A slice of life from The Corner:
Labels: The Corner
I'm sure we'll get a whole series of "official" announcements, but for now we'll have to settle for his minions' confirmation: Fred Thompson is running.
Labels: Fred Thompson
Ross Douthat has an excellent post on this New Yorker piece about Karl Rove -- I haven't read the whole article yet; there may well be more parts worthy of commentary, but Douthat singles out this passage:
“There are two or three societal trends that are driving us in an increasingly deep center-right posture,” [Rove] said. “One of them is the power of the computer chip. Do you know how many people’s principal source of income is eBay? Seven hundred thousand.” He went on, “So the power of the computer has made it possible for people to gain greater control over their lives. It’s given people a greater chance to run their own business, become a sole proprietor or an entrepreneur. As a result, it has made us more market-oriented, and that equals making you more center-right in your politics.” As for spirituality, Rove said, “As baby boomers age and as they’re succeeded by the post-baby-boom generation, within both of those generations there’s something going on spiritually—people saying it’s not all about materialism, it’s not all about the pursuit of material things. If you look at the traditional mainstream denominations, they’re flat, but what’s growing inside those denominations, and what’s growing outside those denominations, is churches that are filling this spiritual need, that are replacing sterility with something vibrant, something that speaks to the heart of the individual, that gives a sense of purpose.”Douthat suggests that Rove's two arguments here -- that Americans are getting more materialistic and that they are getting more spiritual -- don't add up:
It's hard to imagine a balder description of the essential contradiction at the heart of the GOP coalition, and yet Rove seems unaware that there's anything contradictory here at all.Of course, one could imagine both trends operating together -- your basic "Jihad vs. McWorld" dynamic. But that sort of thing tends to involve more instability and strife than the happy symbiosis Rove is positing (on the other hand, who's to say the right doesn't benefit from instability and strife?).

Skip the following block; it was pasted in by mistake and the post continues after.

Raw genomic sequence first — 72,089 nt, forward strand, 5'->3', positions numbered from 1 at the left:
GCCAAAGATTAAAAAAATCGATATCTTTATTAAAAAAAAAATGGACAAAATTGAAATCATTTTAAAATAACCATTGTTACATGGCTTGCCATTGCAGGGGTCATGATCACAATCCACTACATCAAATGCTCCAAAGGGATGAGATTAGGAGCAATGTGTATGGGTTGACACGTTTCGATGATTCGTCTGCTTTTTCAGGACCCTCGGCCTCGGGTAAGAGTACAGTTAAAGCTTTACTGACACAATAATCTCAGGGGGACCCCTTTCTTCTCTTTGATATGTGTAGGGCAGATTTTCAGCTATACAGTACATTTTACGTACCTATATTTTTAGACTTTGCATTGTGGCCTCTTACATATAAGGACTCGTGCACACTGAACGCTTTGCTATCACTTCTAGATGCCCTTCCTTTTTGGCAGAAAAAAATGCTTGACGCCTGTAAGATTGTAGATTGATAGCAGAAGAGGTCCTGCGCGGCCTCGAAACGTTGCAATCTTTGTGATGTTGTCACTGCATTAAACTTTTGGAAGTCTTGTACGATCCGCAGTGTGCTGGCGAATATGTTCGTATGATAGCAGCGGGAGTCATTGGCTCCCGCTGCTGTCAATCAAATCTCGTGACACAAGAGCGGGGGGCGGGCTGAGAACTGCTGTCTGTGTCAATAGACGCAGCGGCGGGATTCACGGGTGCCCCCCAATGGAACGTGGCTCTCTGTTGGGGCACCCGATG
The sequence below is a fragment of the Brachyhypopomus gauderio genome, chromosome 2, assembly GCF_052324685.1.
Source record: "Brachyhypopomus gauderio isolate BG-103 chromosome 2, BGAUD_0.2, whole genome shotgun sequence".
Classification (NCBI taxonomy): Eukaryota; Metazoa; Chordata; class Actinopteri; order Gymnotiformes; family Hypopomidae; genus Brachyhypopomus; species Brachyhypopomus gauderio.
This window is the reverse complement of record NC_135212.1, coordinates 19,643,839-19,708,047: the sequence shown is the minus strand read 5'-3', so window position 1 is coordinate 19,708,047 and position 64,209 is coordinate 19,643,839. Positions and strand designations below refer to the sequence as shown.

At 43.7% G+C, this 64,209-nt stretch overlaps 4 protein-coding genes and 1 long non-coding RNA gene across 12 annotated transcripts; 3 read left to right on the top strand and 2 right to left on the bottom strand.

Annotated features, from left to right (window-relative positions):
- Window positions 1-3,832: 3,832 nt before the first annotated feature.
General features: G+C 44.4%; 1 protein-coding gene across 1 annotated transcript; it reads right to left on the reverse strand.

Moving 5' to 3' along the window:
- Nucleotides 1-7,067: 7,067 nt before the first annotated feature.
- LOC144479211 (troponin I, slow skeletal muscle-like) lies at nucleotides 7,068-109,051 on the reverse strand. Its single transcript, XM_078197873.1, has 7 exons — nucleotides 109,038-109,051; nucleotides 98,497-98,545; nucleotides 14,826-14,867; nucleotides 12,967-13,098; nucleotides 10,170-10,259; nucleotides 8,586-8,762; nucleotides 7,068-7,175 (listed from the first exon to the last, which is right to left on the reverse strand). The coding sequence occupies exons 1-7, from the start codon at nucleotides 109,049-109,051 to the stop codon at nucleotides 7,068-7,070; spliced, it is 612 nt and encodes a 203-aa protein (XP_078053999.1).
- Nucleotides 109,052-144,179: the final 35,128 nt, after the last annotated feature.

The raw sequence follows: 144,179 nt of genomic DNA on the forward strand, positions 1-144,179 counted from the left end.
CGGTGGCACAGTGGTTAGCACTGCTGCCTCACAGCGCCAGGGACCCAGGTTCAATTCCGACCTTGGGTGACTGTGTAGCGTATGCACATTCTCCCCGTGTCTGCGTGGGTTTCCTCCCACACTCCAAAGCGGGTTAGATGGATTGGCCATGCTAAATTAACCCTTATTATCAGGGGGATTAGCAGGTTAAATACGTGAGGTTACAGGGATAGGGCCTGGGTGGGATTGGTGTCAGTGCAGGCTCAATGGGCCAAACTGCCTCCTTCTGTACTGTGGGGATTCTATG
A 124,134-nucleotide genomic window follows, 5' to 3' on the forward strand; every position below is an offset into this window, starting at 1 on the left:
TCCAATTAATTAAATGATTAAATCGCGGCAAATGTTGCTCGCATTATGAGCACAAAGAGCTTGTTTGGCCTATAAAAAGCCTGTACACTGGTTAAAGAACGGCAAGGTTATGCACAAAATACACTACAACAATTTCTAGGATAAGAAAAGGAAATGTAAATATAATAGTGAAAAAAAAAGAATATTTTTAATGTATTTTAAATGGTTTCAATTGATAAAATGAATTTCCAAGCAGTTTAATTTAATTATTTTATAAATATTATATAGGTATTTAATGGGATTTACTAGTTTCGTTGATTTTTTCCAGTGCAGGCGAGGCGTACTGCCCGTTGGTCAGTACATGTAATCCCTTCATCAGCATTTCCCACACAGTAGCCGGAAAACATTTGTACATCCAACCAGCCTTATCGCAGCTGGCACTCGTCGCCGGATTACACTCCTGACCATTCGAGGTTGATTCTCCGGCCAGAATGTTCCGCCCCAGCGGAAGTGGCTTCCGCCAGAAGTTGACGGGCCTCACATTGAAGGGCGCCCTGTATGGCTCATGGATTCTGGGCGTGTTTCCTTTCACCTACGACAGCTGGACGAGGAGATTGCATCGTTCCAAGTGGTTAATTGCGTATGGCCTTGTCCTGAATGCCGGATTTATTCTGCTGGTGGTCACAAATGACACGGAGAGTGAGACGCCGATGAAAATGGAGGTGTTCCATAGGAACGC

[I]t's by no means obvious that the Information Age's winners are natural Republicans (as opposed to, say, natural Clintonites or Spitzerians), and neither is it clear that the unfortunate externalities of skill-based technological change (growing social immobility, for instance) won't transform the Information Age's losers into disgruntled Lou Dobbs Democrats, rather than the Sam's Club Republicans whose votes were crucial to the fleeting Bush majority.I've been reading Jacob Hacker's The Great Risk Shift (I'll review it when I'm finished), which seems to me to be exactly based on reading the "unfortunate externalities" of the new economy, and understanding the pitfalls for ordinary Americans in a way to which Rove is entirely oblivious.
"Will President Bush speak out against the treatment Miss USA received in Mexico?"
This Daily Kos diary is interesting, in how its author channels his/her frustration over the Iraq funding vote through both a very important insight and a completely useless cliche.
Who do the Democrats fear?The diarist veers in the wrong direction with the next sentence, arguing that what the Democrats fear is something called "The Corporatocracy Gang of Which George Bush is the official Figurehead." Not that "coporatocracy" and "gang" are necessarily bad ways to describe the Bush administration. But the analysis is headed into the weeds. Let's bring it back on track.
Do they fear us? Obviously no. Not one stinking bit.
Do they fear the American people in general? Same answer, only with laughter.
People keep pointing out -- correctly -- that immigration is an issue that should divide Democrats as well as Republicans. Yet it's the Republicans who keep finding themselves on the pointy end of the wedge.
First and foremost, most Hispanics are Democrats.... The record shows that since the Second World War, the Hispanic community has supported Democrats for president ranging from a high of nearly 90 percent for their fellow Catholic JFK to a low of 60 percent for Mondale, McGovern, and Kerry, for an average of roughly 2 to 1 Democratic. So any amnesty plan will create more Democratic than Republican voters in the foreseeable future. It took the last wave of Catholic immigrants — from the Irish famine refugees of the 1840s and Southern/Eastern workers of the post-Civil War era — nearly a century to consider voting Republican for Ike in the 1950s. Now a similar scenario is being set up again.Morevoer, the issue divides Republicans and will undoutedly lead to more business support for Democrats. What does it all add up to?
The likely end result of this will be a nasty fight in the Republican primaries of 2008, an alienated business community, very few Hispanic Republicans, more Democrats, and a depressed GOP base. The textbook definition of a disaster is getting the worst of all worlds.Ross Douthat argues that Bush's strategists correctly diagnosed the GOP's major problem, but they've prescribed the wrong cure: